Pass your forest forward

Published 12:35 pm Saturday, October 14, 2017

by Neil Clark

More than 10 million acres of Virginia’s woodlands belong to nearly 374,000 family forest owners, 51 percent of whom are 65 years of age or older. Some have owned their land for generations; others, only a few years. As they look ahead, many landowners want to keep their forestland intact and in the family, but they don’t know where to begin or how to engage the next generation of owners. The upcoming “Family Forest Landowner” workshop introduces concerned landowners to the options available to transfer their land and legacy to the next generation.

“Focusing on Forestland Transfer to Generation ‘NEXT’” is being offered on Thursday, Nov. 2 and 9 in the New Kent Forestry Center near Providence Forge, Virginia. This two-day program will help family forest landowners successfully plan the transfer of their woodlands, intact, from one generation to the next.

Current and future owners of family woodlands will learn family communication basics, estate planning tools and succession planning strategies to help sustain their family woodland legacy.

Speakers include legal and financial experts experienced in estate planning; forest landowners who have worked through succession planning, and natural resource professionals who work with landowners to conserve and manage land.

“Few challenges faced by Virginia’s family forest landowners are more important than the concern of passing the family land and carrying its stewardship forward to the next generation,” said Mike Santucci, assistant director of forestland conservation with the Virginia Department of Forestry. “Family forest landowners own their woodland for many reasons.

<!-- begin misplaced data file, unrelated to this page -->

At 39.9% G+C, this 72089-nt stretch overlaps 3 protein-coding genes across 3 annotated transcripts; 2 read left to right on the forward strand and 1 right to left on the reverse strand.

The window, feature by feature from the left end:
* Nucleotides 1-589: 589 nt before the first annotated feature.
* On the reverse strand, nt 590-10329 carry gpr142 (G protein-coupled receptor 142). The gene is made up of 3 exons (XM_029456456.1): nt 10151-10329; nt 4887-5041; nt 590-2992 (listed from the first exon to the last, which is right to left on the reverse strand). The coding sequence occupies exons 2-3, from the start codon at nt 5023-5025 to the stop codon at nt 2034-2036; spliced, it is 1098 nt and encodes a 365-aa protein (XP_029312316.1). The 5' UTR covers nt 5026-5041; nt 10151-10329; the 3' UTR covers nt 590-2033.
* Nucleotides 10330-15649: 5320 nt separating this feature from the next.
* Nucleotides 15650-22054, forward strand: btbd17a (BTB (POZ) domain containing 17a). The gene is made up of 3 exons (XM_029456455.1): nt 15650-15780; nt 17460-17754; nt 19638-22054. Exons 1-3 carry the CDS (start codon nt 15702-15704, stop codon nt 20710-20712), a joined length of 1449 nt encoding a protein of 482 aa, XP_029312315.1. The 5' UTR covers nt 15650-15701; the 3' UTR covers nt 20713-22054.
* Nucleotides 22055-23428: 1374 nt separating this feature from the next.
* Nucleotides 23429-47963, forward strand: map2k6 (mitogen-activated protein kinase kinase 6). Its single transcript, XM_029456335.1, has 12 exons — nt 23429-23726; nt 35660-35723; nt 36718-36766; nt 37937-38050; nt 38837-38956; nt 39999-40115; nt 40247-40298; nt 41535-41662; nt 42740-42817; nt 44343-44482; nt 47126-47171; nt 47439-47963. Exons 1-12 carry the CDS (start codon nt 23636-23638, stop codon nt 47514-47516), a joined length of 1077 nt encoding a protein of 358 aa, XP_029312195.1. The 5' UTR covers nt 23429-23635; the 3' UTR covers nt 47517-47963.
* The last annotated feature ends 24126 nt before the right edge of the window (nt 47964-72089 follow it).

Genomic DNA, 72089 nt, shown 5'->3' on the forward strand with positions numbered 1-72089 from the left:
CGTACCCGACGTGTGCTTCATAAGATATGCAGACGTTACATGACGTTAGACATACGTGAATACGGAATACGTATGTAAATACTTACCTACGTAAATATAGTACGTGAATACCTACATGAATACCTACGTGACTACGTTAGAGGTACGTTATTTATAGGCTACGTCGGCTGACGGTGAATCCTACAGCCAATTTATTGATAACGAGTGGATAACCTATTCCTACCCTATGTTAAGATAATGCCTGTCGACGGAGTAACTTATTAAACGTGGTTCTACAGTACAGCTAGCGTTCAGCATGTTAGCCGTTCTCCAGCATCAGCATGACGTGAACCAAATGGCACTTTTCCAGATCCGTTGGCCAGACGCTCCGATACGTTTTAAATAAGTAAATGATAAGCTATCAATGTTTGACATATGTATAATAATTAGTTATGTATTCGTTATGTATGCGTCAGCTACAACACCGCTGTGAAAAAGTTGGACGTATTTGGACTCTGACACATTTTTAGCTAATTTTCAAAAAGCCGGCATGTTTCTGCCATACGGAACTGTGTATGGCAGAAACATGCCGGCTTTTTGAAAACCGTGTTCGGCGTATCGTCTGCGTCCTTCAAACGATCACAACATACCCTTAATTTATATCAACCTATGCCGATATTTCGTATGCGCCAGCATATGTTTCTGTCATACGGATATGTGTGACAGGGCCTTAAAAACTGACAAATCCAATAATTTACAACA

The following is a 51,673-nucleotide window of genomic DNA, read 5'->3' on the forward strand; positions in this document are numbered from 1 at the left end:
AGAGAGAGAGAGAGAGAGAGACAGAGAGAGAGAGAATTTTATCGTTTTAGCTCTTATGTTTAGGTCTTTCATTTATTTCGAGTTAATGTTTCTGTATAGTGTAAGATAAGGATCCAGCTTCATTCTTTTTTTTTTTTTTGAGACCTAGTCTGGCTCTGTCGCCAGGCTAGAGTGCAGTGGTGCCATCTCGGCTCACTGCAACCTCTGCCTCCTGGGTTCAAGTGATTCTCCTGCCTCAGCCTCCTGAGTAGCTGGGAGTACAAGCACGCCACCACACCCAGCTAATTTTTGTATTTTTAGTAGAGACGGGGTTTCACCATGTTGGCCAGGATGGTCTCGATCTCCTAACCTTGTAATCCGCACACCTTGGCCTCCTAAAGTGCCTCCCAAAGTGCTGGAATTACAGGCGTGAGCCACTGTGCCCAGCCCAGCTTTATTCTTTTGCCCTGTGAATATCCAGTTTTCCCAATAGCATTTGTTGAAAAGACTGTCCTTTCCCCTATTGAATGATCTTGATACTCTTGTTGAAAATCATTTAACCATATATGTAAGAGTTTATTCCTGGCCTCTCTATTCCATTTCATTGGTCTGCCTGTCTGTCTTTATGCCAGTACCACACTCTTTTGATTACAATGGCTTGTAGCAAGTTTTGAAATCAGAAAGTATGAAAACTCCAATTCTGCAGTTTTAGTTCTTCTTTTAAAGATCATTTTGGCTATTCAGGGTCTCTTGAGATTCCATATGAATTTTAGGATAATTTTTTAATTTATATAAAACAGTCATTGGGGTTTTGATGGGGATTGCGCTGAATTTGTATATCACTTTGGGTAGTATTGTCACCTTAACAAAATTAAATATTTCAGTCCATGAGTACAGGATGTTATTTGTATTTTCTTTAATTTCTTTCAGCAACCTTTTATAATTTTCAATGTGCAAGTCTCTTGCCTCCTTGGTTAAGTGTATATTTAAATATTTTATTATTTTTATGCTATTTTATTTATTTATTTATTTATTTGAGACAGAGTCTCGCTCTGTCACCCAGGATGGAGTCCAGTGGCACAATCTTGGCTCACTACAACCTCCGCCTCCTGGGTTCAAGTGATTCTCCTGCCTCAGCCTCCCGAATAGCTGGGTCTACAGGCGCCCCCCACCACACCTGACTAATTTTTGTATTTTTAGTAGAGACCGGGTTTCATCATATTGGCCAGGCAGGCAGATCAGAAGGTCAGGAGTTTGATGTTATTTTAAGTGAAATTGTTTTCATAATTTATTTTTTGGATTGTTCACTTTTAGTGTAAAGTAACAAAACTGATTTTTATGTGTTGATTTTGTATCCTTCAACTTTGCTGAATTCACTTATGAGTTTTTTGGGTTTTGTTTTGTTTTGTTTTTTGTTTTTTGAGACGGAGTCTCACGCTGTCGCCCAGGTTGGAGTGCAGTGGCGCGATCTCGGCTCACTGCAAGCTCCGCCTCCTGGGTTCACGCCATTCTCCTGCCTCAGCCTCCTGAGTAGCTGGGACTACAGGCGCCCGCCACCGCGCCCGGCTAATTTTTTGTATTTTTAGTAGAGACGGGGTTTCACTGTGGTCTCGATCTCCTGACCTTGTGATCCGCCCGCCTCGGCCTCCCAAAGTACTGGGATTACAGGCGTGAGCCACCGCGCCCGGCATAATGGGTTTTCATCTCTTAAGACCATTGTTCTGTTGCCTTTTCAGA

A consistent theme is that nearly all of them express a deep connection with their land and a desire to ‘do the right thing’ and leave a lasting legacy to their heirs.”

Acknowledging the hard decisions landowners can face in deciding to make a succession plan for their property, Adam Downing, extension forestry agent with Virginia Cooperative Extension’s Northern District region said, “Sometimes it’s difficult for landowners to consider — ‘What will happen to my forestland beyond my lifetime?’”

While many want to pass their forestland on to family members, only two percent to three percent have a plan in place to do so. Without a plan, landowners stand to lose more than just the property out of the family. They risk their family heritage and a portion of the wealth they have accumulated over the years.”

Santucci said, “We’re on the verge of a huge intergenerational land transfer of forestland in Virginia. The decisions made by family forest owners, including how they will pass their forestland forward to future generations, play a crucial role in maintaining a viable forestland base in Virginia.

These family woodlands are relied upon for not only the sustained flow of forest products, but for invaluable natural benefits, such as clean air and water, wildlife habitat and overall quality of life.”

Registration is now open through Tuesday, Oct. 24, for the next offering of this award-wining and practical short course. Past participants have reported significant planning progress; thousands of dollars of financial savings; and family engagement as a result of this investment.

The workshop is co-sponsored by Virginia Cooperative Extension and the VDOF, with support from the Virginia Department of Agriculture and Consumer Services, the Virginia Forest Landowner Education Program at Virginia Tech, Virginia Tree Farm Committee, The Black Family Land Trust.

For registration and more information, contact Neil Clark at or 653-2572.

Neil Clark lives in Sedley and is the extension forester for eastern Virginia and interim extension agent for Southampton County. He can be reached at 653-2572 or